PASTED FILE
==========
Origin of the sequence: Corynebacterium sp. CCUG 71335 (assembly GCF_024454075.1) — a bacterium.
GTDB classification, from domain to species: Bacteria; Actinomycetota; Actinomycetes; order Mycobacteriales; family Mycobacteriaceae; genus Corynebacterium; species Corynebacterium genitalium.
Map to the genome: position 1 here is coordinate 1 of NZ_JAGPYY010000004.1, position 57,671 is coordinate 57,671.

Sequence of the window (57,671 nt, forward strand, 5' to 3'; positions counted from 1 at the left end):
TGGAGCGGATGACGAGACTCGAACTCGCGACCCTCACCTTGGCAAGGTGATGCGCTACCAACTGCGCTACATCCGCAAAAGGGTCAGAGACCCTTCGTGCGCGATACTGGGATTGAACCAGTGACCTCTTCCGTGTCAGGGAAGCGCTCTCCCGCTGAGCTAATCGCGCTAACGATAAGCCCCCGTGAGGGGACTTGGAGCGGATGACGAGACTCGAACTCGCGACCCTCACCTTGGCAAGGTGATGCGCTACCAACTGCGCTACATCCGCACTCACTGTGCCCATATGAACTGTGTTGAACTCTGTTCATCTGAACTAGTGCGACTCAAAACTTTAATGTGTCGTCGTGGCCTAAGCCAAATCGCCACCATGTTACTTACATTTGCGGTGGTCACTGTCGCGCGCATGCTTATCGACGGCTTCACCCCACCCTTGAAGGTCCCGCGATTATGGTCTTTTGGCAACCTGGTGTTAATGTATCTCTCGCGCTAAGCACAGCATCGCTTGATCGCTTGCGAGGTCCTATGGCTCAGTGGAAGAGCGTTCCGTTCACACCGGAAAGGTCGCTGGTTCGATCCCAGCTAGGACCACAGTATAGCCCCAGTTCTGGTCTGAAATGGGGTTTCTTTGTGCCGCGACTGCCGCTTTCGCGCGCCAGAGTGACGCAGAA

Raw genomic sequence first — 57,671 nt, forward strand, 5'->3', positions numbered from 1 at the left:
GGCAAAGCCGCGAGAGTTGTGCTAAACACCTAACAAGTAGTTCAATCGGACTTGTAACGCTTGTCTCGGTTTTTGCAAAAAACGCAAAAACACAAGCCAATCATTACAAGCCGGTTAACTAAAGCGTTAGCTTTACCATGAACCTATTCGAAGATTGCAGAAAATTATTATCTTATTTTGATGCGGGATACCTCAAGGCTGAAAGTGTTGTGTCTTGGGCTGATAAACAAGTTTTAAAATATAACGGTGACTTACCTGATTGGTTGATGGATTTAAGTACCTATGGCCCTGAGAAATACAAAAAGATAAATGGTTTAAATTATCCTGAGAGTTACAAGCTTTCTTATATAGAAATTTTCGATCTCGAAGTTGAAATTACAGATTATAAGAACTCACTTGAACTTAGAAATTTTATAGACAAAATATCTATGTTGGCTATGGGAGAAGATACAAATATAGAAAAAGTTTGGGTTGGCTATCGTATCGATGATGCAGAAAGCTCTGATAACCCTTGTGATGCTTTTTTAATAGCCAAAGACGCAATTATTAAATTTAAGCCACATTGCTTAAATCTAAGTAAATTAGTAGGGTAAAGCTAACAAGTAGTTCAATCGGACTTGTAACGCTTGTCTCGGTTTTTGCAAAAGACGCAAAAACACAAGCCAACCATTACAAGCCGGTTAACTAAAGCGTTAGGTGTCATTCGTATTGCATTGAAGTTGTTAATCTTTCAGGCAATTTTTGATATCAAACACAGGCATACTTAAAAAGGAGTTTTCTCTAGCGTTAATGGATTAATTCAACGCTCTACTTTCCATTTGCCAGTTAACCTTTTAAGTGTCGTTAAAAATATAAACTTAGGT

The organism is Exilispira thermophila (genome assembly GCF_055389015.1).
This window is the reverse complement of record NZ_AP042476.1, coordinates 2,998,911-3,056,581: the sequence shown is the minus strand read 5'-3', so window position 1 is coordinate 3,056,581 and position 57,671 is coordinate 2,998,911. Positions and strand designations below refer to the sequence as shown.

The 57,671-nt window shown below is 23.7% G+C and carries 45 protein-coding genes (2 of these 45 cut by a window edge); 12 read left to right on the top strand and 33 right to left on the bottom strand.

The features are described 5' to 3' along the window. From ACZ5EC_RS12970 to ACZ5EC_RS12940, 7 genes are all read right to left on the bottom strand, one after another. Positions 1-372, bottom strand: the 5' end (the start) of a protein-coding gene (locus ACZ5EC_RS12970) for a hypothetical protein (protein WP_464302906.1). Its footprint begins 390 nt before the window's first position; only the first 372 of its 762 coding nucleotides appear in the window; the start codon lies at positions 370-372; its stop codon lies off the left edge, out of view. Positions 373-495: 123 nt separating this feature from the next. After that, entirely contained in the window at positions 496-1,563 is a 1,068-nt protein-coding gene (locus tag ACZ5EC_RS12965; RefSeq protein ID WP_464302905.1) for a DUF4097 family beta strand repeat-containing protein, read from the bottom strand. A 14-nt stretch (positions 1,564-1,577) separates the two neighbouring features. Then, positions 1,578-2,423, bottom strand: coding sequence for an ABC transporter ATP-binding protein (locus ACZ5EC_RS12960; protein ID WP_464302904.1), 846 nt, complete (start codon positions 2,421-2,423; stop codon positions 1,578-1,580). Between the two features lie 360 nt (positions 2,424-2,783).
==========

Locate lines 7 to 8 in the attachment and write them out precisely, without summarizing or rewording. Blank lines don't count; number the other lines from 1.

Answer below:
GGCAAAGCCGCGAGAGTTGTGCTAAACACCTAACAAGTAGTTCAATCGGACTTGTAACGCTTGTCTCGGTTTTTGCAAAAAACGCAAAAACACAAGCCAATCATTACAAGCCGGTTAACTAAAGCGTTAGCTTTACCATGAACCTATTCGAAGATTGCAGAAAATTATTATCTTATTTTGATGCGGGATACCTCAAGGCTGAAAGTGTTGTGTCTTGGGCTGATAAACAAGTTTTAAAATATAACGGTGACTTACCTGATTGGTTGATGGATTTAAGTACCTATGGCCCTGAGAAATACAAAAAGATAAATGGTTTAAATTATCCTGAGAGTTACAAGCTTTCTTATATAGAAATTTTCGATCTCGAAGTTGAAATTACAGATTATAAGAACTCACTTGAACTTAGAAATTTTATAGACAAAATATCTATGTTGGCTATGGGAGAAGATACAAATATAGAAAAAGTTTGGGTTGGCTATCGTATCGATGATGCAGAAAGCTCTGATAACCCTTGTGATGCTTTTTTAATAGCCAAAGACGCAATTATTAAATTTAAGCCACATTGCTTAAATCTAAGTAAATTAGTAGGGTAAAGCTAACAAGTAGTTCAATCGGACTTGTAACGCTTGTCTCGGTTTTTGCAAAAGACGCAAAAACACAAGCCAACCATTACAAGCCGGTTAACTAAAGCGTTAGGTGTCATTCGTATTGCATTGAAGTTGTTAATCTTTCAGGCAATTTTTGATATCAAACACAGGCATACTTAAAAAGGAGTTTTCTCTAGCGTTAATGGATTAATTCAACGCTCTACTTTCCATTTGCCAGTTAACCTTTTAAGTGTCGTTAAAAATATAAACTTAGGT

The organism is Exilispira thermophila (genome assembly GCF_055389015.1).